Sunday 21 October 2018

Wildlife, Land, and People


It’s a hefty tome, but we’re intrigued by the premise behind Donald G. Wetherell’s book, Wildlife, Land, and People: A Century of Change in Prairie Canada. The book examines the relationships people have had with wild animals on the Canadian prairies between 1870 and 1960. 

Here are just a few excerpts from the Introduction. If you’re interested in environmental history and the changing, complex relationships between humans and non-humans, you can order the book from your library or bookstore. 

“Aboriginal economies and the fur trade had depended on wild animals, but the new prairie farm economy had no such long-term needs. Indeed, its success was predicated upon changes in regional fauna and flora. . . . In part this reflected that most Euro-Canadian settlers did not see wild animals as having intrinsic values, nor did they see any personal gain to be derived from accommodating the region’s existing natural systems.”

“An equally important impact of agriculture was the change that it brought to the land. Whatever the number of wild animals killed, the greatest overall change in animal populations and distribution came because of habitat change. Clearing and breaking the land and dedicating every available acre of land to production devastated the habitat of some species while inadvertently creating new niches for others.”

“Legislation about wildlife was important well beyond its enforcement for it created and shaped standards for public encounters with wildlife and asserted the state’s legal authority over all wild animals. This legislation also validated certain patterns of behaviour towards wild animals, explicitly and implicitly promoted assumptions about the value of individual species, and sustained particular social and political relationships with them, including their treatment as natural resources to be exploited and managed for long-term productivity.”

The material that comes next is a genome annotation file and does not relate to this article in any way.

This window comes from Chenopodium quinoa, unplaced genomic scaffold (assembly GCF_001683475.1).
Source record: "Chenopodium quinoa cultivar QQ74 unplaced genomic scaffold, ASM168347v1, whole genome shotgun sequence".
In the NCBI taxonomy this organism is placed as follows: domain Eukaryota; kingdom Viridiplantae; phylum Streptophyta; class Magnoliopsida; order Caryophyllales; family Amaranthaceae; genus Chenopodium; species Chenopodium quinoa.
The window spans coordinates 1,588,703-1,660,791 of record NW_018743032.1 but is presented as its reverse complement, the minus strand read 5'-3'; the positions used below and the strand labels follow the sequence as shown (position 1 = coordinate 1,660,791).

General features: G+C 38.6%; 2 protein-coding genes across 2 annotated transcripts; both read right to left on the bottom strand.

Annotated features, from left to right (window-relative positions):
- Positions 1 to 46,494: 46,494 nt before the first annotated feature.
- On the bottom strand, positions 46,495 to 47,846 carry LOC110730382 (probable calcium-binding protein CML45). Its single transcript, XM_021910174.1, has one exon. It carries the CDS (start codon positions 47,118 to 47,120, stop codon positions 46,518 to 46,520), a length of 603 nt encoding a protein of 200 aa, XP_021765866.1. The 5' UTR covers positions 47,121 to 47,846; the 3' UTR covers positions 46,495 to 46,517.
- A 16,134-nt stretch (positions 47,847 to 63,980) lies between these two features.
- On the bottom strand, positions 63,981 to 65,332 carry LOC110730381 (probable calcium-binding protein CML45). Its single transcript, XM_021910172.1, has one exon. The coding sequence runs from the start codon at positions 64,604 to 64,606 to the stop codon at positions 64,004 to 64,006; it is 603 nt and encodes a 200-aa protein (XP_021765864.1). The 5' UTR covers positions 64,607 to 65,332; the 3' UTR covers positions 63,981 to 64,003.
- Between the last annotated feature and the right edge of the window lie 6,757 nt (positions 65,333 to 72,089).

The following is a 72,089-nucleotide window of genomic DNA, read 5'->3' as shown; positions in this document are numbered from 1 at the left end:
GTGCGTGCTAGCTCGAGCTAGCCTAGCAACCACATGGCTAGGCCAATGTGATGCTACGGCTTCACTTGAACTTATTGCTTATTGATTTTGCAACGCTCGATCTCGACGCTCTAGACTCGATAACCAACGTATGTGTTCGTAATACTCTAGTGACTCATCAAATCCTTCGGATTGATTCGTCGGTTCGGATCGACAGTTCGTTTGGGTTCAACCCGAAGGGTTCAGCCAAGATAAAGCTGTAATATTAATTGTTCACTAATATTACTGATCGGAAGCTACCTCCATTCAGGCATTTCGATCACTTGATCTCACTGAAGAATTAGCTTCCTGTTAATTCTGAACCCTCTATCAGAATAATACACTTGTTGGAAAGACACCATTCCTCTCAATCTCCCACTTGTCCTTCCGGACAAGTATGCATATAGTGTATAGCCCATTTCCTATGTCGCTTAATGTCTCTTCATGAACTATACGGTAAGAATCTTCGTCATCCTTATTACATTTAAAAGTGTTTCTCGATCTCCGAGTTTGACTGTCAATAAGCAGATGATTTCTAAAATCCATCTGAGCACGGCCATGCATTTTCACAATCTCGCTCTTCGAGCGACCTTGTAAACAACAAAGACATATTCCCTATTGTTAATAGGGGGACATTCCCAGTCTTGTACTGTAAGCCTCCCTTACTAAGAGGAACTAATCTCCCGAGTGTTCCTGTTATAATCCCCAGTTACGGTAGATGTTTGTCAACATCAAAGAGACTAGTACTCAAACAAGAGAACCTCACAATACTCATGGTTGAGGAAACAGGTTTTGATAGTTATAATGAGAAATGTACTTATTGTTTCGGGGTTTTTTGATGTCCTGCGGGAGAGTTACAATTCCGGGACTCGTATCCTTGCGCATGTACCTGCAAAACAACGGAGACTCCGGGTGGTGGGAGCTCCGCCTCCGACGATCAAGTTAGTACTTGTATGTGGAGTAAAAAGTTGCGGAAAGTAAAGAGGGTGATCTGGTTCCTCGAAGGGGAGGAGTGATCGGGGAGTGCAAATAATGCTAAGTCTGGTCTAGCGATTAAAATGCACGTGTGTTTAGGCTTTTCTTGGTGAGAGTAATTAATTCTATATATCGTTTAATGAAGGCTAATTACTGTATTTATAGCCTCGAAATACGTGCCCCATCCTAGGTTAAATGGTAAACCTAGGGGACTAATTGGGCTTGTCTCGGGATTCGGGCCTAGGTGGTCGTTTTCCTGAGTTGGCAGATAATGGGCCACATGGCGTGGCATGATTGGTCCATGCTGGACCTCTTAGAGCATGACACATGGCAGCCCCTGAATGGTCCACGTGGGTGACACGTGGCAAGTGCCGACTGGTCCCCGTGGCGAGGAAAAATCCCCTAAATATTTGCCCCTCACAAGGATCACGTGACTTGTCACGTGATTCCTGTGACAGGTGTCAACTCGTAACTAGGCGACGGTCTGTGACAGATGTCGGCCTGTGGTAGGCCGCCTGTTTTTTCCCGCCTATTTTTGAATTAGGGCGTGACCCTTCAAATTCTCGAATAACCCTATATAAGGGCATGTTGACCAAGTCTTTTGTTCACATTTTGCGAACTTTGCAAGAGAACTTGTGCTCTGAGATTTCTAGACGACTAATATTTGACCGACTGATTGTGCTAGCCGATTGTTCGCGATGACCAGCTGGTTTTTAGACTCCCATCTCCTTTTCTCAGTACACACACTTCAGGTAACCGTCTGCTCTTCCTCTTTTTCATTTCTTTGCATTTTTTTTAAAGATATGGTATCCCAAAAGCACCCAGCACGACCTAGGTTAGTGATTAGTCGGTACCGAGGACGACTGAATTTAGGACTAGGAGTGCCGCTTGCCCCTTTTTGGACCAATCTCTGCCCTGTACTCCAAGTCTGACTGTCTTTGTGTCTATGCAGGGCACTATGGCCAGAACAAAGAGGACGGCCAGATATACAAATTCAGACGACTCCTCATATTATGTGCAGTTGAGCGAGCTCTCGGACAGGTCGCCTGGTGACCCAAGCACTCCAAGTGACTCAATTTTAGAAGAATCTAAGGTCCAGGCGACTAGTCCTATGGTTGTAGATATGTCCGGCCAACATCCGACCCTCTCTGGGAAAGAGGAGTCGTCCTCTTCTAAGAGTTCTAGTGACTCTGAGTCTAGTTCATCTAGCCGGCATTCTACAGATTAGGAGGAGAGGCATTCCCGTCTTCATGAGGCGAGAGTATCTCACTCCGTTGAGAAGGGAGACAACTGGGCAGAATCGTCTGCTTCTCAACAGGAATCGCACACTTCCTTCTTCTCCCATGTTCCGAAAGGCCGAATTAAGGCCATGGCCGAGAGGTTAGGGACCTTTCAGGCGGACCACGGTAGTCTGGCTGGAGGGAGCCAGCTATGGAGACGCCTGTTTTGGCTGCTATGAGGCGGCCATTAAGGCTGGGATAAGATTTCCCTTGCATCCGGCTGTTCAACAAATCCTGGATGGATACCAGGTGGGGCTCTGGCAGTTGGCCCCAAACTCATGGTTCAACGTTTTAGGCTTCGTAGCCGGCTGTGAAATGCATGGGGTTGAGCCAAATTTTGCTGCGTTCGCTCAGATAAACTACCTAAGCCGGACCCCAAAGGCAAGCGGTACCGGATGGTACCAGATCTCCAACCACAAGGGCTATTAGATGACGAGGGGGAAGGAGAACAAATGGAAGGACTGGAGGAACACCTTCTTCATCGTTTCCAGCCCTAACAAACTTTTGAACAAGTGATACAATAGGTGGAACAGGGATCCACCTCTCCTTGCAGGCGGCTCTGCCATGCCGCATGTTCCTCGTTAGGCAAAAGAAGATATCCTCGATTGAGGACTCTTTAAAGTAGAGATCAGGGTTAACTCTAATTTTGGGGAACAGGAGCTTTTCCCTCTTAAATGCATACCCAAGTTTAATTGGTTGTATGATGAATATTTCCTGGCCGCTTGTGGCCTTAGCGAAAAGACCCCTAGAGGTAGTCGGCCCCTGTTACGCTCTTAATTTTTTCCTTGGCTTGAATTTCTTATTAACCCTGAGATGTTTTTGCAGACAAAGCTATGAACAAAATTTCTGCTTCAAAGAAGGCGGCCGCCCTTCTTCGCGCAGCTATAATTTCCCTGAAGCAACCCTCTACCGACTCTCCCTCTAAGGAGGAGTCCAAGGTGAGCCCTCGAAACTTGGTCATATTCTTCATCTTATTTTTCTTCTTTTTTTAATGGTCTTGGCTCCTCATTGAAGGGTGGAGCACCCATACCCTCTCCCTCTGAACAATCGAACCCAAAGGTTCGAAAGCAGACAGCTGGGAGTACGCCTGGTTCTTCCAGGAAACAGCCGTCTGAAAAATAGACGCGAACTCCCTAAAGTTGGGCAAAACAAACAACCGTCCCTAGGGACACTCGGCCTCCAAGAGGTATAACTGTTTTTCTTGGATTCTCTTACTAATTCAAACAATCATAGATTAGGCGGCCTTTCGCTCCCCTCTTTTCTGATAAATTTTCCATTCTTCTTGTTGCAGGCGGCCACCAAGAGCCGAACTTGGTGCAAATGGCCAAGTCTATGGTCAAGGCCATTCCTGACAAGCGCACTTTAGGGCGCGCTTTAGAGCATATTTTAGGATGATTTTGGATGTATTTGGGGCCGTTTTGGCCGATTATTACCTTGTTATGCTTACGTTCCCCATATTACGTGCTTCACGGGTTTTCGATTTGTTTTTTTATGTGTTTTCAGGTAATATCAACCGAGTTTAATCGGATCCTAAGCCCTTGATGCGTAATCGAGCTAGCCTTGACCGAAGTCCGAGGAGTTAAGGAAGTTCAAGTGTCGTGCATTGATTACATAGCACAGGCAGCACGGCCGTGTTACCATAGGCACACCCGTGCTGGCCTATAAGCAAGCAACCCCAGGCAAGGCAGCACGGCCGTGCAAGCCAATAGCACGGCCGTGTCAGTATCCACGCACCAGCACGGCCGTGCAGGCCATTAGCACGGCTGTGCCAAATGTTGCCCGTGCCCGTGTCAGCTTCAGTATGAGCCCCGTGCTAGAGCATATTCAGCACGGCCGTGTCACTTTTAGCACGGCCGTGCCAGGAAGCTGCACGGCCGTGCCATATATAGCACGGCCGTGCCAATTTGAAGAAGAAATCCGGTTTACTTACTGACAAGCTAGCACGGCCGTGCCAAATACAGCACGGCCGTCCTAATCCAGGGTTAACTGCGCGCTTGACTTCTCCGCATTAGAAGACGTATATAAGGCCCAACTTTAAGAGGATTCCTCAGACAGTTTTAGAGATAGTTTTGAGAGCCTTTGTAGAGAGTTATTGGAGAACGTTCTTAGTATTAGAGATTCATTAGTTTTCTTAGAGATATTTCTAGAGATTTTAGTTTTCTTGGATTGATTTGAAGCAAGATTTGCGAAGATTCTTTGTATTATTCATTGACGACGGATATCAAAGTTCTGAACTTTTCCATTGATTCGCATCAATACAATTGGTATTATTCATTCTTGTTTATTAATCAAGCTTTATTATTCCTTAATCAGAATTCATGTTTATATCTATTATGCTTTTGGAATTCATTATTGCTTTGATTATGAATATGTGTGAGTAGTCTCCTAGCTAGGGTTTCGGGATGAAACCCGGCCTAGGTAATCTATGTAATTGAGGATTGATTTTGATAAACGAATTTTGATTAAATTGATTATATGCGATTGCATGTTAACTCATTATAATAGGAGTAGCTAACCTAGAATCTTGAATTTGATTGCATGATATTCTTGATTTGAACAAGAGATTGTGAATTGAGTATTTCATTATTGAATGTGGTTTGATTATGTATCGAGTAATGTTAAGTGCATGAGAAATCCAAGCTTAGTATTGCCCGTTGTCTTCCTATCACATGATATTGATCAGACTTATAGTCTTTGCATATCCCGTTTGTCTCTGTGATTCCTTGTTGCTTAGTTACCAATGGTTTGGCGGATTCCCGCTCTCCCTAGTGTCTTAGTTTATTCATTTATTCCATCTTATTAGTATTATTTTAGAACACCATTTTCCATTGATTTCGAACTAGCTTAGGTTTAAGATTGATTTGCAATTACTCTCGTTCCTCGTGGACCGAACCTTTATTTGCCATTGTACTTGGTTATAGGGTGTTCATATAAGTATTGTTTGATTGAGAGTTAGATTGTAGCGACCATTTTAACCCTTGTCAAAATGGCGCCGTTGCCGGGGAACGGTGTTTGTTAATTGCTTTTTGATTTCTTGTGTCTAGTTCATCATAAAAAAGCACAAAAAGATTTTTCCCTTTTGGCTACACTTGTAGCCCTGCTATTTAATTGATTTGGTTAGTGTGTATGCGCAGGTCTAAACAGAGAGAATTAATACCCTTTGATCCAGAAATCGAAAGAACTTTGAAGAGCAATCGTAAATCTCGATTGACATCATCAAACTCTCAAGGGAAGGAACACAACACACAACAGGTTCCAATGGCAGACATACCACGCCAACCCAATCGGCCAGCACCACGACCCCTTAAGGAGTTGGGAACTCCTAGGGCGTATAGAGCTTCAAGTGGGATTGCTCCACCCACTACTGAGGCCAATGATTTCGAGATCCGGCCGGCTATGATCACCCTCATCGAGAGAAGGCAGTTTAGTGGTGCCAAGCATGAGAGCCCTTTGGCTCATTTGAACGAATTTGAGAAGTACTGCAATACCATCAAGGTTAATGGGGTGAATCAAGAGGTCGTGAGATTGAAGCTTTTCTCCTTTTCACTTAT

“Keeping wild animals as pets, watching them in national parks or zoos, visiting museums, and participating in natural history outings and meetings often validated human dominance and use of the natural world. But it is equally evident that, for some people, such activities reflected their curiosity and fascination with wild animals and that watching, studying, and interacting with them revealed the magic of life and provided a connection to the world.”

“Bison, for example, only became nostalgic symbols of the prairie past when they had been confined to zoos and parks and no longer challenged Euro-Canadian agricultural settlement.”

“The history of people’s relationships with wild animals on the Canadian prairies can help us understand that while these relationships have often been sorry ones, more sensitive and respectful models and attitudes have been present all along and can be drawn upon to inform our ongoing interaction with the natural world.”